Council chief Ian Floyd said the organisation has an £8 million hole in the budget.
He said the council is consulting with trade unions and staff affected by plans to cut jobs, which could lead to "20 or more redundancies over a 90 day period".
The council was asked what departments could be affected by the redundancies and if frontline workers' jobs are at risk, but declined to say.
Mr Floyd, chief operating officer at City of York Council, said: "We are currently collectively consulting with our trade union colleagues and those staff affected on a number of proposals and as such have made the appropriate notifications as these proposals could result in 20 or more redundancies over a 90 day period.
"Given the potential implications of these proposals, it would not be appropriate to cause undue concern by speculating.
"However, as always, we will be strictly following the required policy and procedures for restructuring within the organisation, and this will ensure that we adhere to all necessary employment legislation."
Government figures published last week show York council is among a minority that are not facing a shortfall in council tax income amid the coronavirus pandemic.
Ministry of Housing, Communities and Local Government figures show that the council is one of 51 councils that has avoided the ‘financial hole’ caused by a drastic national fall in anticipated council tax income for the previous financial year.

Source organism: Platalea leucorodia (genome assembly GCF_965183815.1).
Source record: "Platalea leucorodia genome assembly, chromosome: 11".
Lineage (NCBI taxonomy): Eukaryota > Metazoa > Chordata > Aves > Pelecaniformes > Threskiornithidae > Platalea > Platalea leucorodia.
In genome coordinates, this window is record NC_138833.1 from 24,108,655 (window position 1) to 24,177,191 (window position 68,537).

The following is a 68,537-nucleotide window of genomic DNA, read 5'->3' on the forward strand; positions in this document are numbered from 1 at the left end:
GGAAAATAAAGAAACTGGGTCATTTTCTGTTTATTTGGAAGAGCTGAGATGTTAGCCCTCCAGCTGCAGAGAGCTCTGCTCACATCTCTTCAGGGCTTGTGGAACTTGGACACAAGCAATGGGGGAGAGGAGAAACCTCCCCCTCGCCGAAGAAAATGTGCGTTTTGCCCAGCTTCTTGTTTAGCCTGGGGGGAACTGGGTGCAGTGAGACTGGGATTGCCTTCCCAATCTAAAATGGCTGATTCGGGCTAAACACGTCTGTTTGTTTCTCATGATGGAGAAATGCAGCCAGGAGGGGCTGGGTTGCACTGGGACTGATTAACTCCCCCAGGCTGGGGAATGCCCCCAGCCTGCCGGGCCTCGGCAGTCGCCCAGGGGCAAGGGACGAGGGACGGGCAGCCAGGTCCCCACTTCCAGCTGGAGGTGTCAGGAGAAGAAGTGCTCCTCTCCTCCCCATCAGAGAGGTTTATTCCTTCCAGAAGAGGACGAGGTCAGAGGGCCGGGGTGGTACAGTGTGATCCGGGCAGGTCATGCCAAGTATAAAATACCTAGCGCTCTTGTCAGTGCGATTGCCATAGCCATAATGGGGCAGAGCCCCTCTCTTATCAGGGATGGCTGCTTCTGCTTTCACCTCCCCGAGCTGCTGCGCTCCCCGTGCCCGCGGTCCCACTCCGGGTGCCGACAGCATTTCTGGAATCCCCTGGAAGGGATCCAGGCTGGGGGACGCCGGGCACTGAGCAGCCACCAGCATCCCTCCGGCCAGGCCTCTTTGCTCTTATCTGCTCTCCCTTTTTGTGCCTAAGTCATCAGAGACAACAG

York council budget papers published in February proposed more than £1.4 million in savings linked to staffing reductions, reviews and efficiencies in the next two years.
A budget meeting heard the council had already put strict recruitment controls in place, including choosing not to fill some vacancies, in order to minimise the impact.
The council is looking to make £8 million of savings as a result of the extra costs and drop in income, for example from car parking fees, caused by the pandemic.
Mr Floyd added: "Over the last year demand for council services has increased, and at the same time, income has significantly fallen as a result of the pandemic.
"Whilst the government has provided some financial support, it doesn’t not go far enough to cover the gap caused by falling income and increasing costs, meaning the council faces a significant budget gap.
"Recognising the current economic challenges and support needed for local residents, the council is increasing its total spending by £2.6 million on adult social care and support for children and young people, whilst investing additional resources to protect frontline services and to accelerate the city’s economic recovery."
"To help cover this funding gap, we are working with managers to see how we can achieve £8m of savings."
Government must be notified when an organisation is planning to dismiss 20 or more employees at a single establishment.